Engagement Strategies for use in SMU Flex Environment

The Pedagogical Partners Engagement Strategies Pod explored and tried on many strategies for encouraging student engagement in the SMU Flex Environment.  This pod includes Ann Batenburg, Francesca Jones, Stephanie Langin-Hooper, Monnie McGee, and Amy Richardson.  Engagement strategies explored by the pod for use in the SMU Flex environment include:

  • Check-in Methods
  • Discussion Boards
  • Use of Chat
  • ·Grading Systems and Assignments

Findings related to each strategy as well as a list of helpful links follow.


Check-in Methods


For those of us with smaller classes, the absence of small talk before the beginning of each class has been challenging to overcome.  This time before class was previously a moment when we would connect with students and find out how they were going both in and outside of our class.  We used the following methods to check in with students this semester:

  • Check conversations/questions- These questions might range from how are you doing to what’s the strangest thing that happened this week?  We found that offering students the option to check-in verbally or in the chat with the whole group or privately with the professor yielded strong responses and feelings of connection.
  • Check-in Jamboards- The professor who used this method specifically asked students to share gratitude lists.  This assignment was closely related to the content of the class, but the method could be tweaked for different courses.
  • Individual checks- when students were absent, quiet, or we had a particular concern or question for a student.  Students appreciated these individual touchpoints.


Discussion Boards and Class Discussions


Every professor in our pod used discussion boards.  We experienced the following learnings about discussion boards:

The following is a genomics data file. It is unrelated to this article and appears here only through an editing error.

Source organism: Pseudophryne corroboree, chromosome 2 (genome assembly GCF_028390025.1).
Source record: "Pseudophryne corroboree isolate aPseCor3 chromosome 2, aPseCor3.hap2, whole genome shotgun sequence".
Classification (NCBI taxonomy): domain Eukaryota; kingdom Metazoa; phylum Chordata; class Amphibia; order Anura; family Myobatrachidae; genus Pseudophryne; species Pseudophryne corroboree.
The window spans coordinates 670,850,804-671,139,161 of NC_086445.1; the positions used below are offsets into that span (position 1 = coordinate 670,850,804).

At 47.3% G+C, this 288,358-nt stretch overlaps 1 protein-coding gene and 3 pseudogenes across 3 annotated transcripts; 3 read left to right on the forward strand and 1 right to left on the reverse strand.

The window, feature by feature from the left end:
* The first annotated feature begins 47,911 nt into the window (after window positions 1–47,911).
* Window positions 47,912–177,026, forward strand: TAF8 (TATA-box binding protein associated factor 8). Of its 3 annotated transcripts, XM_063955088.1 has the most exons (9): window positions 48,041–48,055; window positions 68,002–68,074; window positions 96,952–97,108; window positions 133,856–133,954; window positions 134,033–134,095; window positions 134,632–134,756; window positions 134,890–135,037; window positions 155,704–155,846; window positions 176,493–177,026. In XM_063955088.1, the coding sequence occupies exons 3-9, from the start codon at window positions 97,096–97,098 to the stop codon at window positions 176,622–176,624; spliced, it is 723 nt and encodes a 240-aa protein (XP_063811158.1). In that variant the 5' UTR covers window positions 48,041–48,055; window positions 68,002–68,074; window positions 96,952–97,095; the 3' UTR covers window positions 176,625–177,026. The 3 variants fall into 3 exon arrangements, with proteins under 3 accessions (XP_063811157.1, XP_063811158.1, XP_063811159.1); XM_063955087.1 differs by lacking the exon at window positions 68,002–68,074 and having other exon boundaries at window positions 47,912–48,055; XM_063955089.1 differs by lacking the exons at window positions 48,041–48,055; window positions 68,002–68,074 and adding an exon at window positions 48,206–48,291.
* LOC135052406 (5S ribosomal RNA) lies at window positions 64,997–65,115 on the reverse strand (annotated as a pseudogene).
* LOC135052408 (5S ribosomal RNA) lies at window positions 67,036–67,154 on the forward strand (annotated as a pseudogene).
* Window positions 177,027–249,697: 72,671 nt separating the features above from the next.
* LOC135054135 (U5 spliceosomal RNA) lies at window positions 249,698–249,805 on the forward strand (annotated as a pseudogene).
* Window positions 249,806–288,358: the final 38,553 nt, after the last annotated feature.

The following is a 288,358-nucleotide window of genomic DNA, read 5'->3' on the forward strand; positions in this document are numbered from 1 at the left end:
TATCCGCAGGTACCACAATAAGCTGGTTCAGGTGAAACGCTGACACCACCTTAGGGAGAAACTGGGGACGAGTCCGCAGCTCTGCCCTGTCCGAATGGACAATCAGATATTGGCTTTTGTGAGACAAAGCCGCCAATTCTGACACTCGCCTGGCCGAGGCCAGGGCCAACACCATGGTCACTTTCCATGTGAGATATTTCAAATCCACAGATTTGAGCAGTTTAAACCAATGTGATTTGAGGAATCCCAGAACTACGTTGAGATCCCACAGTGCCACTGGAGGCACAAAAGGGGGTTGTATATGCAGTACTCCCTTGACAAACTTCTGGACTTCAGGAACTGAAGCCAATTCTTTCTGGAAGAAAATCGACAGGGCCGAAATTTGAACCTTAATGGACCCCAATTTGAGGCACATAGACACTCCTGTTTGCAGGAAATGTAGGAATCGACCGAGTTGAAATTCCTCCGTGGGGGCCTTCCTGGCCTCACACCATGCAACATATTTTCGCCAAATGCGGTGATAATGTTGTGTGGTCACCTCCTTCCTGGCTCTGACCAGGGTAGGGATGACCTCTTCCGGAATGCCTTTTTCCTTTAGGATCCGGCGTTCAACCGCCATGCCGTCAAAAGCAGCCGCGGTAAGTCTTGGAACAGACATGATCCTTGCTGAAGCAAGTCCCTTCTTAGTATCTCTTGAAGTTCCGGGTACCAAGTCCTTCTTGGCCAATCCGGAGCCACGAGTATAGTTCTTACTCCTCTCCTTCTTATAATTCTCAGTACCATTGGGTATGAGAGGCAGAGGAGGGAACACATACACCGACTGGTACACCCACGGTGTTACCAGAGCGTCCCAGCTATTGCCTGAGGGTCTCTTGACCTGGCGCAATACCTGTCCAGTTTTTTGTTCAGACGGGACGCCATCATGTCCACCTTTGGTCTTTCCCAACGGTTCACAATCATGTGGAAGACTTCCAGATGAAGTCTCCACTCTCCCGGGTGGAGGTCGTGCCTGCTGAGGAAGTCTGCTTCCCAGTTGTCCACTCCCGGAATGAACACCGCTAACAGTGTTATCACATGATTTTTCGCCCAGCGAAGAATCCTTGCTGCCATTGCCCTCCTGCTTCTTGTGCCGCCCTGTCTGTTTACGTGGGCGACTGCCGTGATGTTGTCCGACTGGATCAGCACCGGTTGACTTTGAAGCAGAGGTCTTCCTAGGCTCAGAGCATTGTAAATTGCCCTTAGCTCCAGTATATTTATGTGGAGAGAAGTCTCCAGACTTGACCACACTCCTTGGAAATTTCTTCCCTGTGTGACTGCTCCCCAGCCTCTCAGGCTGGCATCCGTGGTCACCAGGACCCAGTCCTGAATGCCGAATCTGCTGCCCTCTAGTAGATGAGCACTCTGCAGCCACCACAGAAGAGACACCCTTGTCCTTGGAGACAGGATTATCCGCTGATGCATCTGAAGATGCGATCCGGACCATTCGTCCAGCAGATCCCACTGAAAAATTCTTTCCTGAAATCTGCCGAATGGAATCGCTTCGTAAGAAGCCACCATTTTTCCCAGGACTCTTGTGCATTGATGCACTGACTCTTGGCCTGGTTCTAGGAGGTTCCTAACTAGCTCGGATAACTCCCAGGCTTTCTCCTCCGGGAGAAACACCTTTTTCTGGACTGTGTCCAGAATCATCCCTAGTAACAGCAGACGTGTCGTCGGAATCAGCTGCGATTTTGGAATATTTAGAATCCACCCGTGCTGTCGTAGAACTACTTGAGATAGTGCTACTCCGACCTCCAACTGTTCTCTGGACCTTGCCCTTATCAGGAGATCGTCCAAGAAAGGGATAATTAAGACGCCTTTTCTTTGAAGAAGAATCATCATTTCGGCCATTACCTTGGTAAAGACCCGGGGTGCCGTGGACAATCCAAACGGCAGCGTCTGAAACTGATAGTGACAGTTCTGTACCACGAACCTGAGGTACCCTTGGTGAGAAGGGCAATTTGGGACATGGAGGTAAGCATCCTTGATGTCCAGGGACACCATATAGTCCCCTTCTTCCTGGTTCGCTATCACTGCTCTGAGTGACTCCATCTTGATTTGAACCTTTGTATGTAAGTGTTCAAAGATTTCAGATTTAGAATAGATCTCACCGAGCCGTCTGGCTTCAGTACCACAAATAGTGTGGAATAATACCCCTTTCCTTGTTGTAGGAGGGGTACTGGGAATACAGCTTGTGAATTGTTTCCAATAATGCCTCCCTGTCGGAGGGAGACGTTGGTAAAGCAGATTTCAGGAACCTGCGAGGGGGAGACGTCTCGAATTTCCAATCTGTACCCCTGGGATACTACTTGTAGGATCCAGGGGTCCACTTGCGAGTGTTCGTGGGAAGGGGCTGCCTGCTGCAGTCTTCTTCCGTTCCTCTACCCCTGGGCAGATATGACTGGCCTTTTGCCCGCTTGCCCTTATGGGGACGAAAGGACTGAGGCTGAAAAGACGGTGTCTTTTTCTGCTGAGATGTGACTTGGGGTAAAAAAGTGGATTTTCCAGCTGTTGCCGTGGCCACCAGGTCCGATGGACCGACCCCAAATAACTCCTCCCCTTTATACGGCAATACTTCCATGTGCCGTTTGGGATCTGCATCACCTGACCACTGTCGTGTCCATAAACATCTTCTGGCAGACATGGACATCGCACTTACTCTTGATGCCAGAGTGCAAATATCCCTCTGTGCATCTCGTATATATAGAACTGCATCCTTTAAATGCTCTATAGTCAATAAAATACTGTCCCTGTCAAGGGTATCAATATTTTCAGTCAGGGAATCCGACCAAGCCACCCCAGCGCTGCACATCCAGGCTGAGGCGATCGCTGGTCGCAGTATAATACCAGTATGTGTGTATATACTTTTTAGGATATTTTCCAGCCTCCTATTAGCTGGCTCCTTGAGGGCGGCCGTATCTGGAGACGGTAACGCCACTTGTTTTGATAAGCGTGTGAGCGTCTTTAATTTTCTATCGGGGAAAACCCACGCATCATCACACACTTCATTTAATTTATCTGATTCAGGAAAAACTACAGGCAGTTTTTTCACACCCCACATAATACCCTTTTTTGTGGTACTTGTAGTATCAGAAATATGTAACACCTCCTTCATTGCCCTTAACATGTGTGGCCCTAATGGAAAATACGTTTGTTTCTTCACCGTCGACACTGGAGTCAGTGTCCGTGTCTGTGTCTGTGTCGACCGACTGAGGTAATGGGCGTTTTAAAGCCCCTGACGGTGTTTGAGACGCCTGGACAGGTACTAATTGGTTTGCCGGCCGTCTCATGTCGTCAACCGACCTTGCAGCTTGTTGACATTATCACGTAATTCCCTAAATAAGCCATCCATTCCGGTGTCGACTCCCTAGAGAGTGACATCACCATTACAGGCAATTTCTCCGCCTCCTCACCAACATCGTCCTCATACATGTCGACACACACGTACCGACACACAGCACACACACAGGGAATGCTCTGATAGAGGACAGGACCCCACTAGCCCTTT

• Discussion boards were less active if there was no grade assigned or clear professor presence.
  • The use of discussion boards helped students prepare for small and large group class discussions by cutting through some of the awkwardness created by the Zoom/Flex environment.
  • A strong approach proved to be a short discussion board post on the due just before class followed by breakout rooms in zoom during class.  Each group member understands that they may be called on after the discussion at random by the professor. 
  • Discussion boards helped solve one issue that we continued to struggle with related breakout room observation.  When professors join the room, the peer-to-peer conversation usually stops and centers on the professor. Discussion board commentary is typically more substantive than in-class discussion, so some of us plan to keep using this method next year. 


Chat and Class Discussions

  • We have found that the chat feature of Zoom beneficial during class. Students can answer quickly, and there is more "talk" when we employ the chat feature.
  • Professors who teach large lecture-style classes found that beginning class with a question or image related to past learnings and asking students to respond in the chat increased engagement significantly.  It also helped the professor understand key learnings or recurring themes.
  • Chat is a great tool to encourage student participation, validate knowledge, and also correct any misunderstandings about the material.
  • Far more students are willing to do this (Stephanie Langin-Hooper routinely gets 20-30 comments) than are willing to raise their hand in a large lecture hall.


Grading systems and Assignments

  • A grading system that encourages engagement and risk-taking, and choice is helpful in this situation.  Some group members used grading systems that allowed students to choose assignments based on different point values
  • Some grading and assignment systems allowed students the opportunity to create their own project or challenge.  Students can do this project in a group; therefore, it could work for a large class. 
  • Allow students time to try again on assignments was key.  Requiring students to meet with the professor before doing the work again was vital.  These meetings helped the professor check the understanding and also helped the professor and students better know what was and was not clear about assignments.


Useful Links

  • Facing History has a plethora of teaching strategies for engagement, some specifically modified for online learning.
  • This pre-pandemic resource from eLearning Online helped to give our group some direction as we approached this work. 
  • Edutopia has many resources, including this article that outlines strategies to improve participation in virtual classrooms.
  • Early in the pandemic, the Chronicle of Higher Education released this article that outlined engagement strategies for online learning.